I had a haemorrhage AND the epidural shakes AND threw up continuously for hours after my ELCS, no one could have seen me or the baby for hours even if they wanted to. Through all that I had the baby latched on feeding too (hungry girl). My advice is to get the midwives & nurses on your side, they won't let anyone near you if you don't want them to. Once it had all settled down I actually didn't mind people coming in, I was so proud and frankly glad to be alive that I just wanted to show DD off. It was quite a few hours though.

Writerwannabe83 Mon 27-Jan-14 10:11:15

littlegrey - it was getting to the stage where I could feel myself boiling over inside. I had reached my breaking point. It was either a fake date or, like you said, swearing at them. My mom would never forgive me if I used the word fuck in her presence, lol - I couldn't risk that happening grin

clam Mon 27-Jan-14 10:12:08

And bear in mind that it's quite likely that you won't want visitors at 6pm either. It might be an idea to plant that seed in your dh's their heads at this point too.

notundermyfoof Mon 27-Jan-14 10:12:20

Ya SO nbu! I've had 2 natural births and initially agreed to call dm and mil when I went into labour but when it happened I couldn't bear the thought of anyone thinking about me confused so we called after the baby arrived. There was never any mention of the fact that we hadn't called beforehand, they were all just so happy about the new baby. They will have plenty of time to coo over the little one when you're ready for visitors and if it looks like they will be annoyed about the fake date you can just tell them there was a last minute cancellation.

Writerwannabe83 Mon 27-Jan-14 10:12:49

zgaze - I completely agree, I will be so excited to show off the baby but I just need to know my husband will support me if I say I don't feel up to it. I don't want the pressure of "Well my parents have been sat in the canteen for X hours.....I can't just turn them away....." etc etc

AnyFucker Mon 27-Jan-14 10:14:38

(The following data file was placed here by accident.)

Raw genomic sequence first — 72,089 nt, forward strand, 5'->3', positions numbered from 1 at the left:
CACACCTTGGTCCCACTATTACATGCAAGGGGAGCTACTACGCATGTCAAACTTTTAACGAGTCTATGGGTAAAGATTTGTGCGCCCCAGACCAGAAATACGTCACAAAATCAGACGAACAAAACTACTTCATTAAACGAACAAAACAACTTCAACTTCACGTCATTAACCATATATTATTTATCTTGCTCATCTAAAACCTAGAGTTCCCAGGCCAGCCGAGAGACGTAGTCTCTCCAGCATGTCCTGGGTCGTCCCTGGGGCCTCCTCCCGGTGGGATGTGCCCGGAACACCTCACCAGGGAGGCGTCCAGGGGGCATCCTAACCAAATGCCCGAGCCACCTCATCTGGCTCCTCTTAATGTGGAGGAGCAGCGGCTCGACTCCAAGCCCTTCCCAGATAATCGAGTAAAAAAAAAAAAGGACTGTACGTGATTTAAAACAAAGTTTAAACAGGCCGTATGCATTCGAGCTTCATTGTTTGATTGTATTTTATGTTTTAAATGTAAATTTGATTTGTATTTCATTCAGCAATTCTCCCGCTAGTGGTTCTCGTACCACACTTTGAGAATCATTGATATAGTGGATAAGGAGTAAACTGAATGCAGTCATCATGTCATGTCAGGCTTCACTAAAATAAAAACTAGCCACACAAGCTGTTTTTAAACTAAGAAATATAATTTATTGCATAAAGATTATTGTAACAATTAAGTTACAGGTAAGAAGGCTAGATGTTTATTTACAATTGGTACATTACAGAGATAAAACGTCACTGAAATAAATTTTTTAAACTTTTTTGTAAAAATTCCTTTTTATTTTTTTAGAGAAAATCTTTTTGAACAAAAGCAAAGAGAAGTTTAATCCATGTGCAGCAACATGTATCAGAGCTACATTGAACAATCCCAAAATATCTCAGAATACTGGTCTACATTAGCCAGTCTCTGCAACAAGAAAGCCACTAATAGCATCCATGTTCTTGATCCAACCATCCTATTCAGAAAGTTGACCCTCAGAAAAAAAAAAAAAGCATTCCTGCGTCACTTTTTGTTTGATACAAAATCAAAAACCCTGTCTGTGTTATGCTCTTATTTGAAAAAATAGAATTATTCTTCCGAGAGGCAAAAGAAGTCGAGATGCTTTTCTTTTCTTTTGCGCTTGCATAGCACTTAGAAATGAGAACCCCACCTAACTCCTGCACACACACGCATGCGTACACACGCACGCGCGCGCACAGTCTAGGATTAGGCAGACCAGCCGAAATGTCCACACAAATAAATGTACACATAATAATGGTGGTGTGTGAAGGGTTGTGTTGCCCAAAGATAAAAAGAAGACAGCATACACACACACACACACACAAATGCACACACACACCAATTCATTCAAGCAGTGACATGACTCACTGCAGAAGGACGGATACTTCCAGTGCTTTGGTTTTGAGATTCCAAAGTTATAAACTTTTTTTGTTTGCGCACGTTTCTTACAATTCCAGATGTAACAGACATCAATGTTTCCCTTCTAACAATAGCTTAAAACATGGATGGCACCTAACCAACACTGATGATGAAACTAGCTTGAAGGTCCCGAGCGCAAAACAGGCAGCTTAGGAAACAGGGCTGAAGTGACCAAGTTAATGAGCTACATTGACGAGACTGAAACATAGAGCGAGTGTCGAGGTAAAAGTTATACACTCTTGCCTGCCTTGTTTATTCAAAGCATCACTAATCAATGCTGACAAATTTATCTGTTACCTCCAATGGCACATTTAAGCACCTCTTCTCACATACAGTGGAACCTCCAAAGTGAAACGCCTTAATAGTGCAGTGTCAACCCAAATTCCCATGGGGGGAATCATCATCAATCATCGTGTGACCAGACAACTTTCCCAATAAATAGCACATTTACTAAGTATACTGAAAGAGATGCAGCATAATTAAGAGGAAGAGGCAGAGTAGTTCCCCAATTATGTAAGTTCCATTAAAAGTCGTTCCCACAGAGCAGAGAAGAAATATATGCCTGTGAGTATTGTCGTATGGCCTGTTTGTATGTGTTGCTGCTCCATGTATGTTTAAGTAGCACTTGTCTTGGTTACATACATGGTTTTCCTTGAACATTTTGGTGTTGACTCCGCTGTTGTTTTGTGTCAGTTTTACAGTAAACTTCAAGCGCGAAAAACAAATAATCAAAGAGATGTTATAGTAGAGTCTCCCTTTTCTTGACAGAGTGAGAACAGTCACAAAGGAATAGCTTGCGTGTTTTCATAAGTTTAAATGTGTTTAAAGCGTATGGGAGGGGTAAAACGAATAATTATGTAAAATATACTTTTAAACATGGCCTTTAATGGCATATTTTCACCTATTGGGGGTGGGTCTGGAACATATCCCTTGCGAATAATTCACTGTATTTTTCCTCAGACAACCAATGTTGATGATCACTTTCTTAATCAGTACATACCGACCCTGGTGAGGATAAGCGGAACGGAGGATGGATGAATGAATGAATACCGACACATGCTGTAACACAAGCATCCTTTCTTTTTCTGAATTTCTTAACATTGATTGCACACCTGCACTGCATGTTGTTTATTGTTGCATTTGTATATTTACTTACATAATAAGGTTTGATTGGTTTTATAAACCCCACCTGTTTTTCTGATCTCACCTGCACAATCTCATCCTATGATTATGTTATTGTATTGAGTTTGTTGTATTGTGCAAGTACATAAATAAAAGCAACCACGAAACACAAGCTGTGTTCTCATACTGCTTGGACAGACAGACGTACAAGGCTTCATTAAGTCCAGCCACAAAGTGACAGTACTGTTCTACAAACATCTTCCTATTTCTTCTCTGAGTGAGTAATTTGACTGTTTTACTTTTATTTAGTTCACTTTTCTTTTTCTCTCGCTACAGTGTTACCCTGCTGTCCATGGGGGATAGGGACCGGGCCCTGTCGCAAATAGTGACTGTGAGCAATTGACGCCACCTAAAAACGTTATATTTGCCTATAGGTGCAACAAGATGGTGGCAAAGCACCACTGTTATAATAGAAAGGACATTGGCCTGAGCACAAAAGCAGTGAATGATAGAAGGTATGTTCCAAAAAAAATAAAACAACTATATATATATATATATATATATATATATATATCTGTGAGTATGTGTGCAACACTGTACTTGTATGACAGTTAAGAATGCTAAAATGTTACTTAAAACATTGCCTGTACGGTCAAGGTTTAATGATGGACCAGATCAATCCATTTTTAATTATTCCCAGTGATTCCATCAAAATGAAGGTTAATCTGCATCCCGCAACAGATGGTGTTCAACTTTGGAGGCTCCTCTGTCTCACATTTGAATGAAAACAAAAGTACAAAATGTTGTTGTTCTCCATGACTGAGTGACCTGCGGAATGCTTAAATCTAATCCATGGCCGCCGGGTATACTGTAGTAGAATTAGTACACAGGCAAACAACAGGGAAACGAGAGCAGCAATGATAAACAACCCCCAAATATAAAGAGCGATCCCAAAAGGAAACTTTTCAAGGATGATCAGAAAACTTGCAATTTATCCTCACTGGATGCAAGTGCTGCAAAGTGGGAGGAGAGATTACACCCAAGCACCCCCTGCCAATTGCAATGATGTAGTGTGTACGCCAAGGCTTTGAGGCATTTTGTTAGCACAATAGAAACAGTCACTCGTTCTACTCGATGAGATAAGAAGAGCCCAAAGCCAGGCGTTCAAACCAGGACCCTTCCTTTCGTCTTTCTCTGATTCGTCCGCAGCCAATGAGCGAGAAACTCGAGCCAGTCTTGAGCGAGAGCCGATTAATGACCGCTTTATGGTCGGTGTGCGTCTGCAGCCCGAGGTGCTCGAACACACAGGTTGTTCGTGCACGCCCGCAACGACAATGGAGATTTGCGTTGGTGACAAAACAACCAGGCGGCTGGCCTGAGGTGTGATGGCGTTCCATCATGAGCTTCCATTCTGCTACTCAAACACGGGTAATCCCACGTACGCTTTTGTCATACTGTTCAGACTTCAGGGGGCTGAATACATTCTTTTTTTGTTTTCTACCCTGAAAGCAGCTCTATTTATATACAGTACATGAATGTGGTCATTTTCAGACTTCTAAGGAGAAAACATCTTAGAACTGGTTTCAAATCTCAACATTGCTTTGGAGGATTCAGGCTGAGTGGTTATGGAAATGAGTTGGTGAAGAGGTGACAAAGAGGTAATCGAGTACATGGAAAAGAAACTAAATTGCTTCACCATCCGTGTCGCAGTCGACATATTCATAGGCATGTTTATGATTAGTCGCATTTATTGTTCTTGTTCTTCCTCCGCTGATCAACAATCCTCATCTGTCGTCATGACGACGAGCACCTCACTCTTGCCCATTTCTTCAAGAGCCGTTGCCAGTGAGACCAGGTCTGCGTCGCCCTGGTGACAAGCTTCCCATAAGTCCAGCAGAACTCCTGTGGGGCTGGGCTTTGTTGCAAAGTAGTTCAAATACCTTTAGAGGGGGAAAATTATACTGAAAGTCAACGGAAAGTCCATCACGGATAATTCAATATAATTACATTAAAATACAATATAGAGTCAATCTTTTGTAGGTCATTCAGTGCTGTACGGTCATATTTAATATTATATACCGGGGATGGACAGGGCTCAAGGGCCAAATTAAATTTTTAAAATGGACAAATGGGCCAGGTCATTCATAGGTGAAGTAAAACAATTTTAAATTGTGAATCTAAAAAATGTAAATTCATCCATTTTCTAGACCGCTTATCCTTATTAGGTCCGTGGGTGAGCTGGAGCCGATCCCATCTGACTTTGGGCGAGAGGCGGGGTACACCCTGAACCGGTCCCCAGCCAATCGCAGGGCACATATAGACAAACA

So it's been easy so far wrt decision making.You defer to him because you don't feel strongly

Well, do you think strongly about this issue or not. I think you do, hence posting here (when I assume you didn't need to share other stuff on here), so why wouldn't you say "this time I get to make the rules"

Atm, you seem shy of putting your foot down and actually seem to be relying on visiting time to keep unwanted visitors away instead of making it clear it is up to you and you will make say when it happens

CSIJanner Mon 27-Jan-14 10:14:50

Okay - I'll bite.

There's the magic of being a grandparent from day one, and then there's the magic of discovering you're a new parent from day one. Your IL's have had that - don't let your husband run roughshod over your wishes if they are important to you because you'll resent it. At no point have you seemed to show that yu will exclude your IL's from your child's life.

And on the other hand, if you tell his parents, you have to tell yours. And then the floodgates open or yo'll end up favouring one set of parents over the other.

AnyFucker Mon 27-Jan-14 10:15:39

you will when when it happens < wishes for short-time edit button >

AnyFucker Mon 27-Jan-14 10:15:52

say fuck

Writerwannabe83 Mon 27-Jan-14 10:19:06

CSI - no chance of excluding them from our child's life, they live on the same street grin They are going to be the most amazing Grandparents, I have no issues with that at all, but I just want that family time, me, DH and baby - and not have to worry about factoring in other people's feelings in those first few days. I want to be in our own little happy bubble grin

Thankfully my parents would 100% understand why I kept it a secret, they aren't the sulky types. I'm pretty sure that when they hear the news they'll be too happy to care that I hadn't told them beforehand that it was happening smile

ExcuseTypos Mon 27-Jan-14 10:20:04

Oh now I've seen he's got his own way in everything else, I agree with AnyFucker and I've changed my mind.

You feel strongly about this, so stick to your guns!!

Learn and repeat AF's phrase "this time I get to make the rules".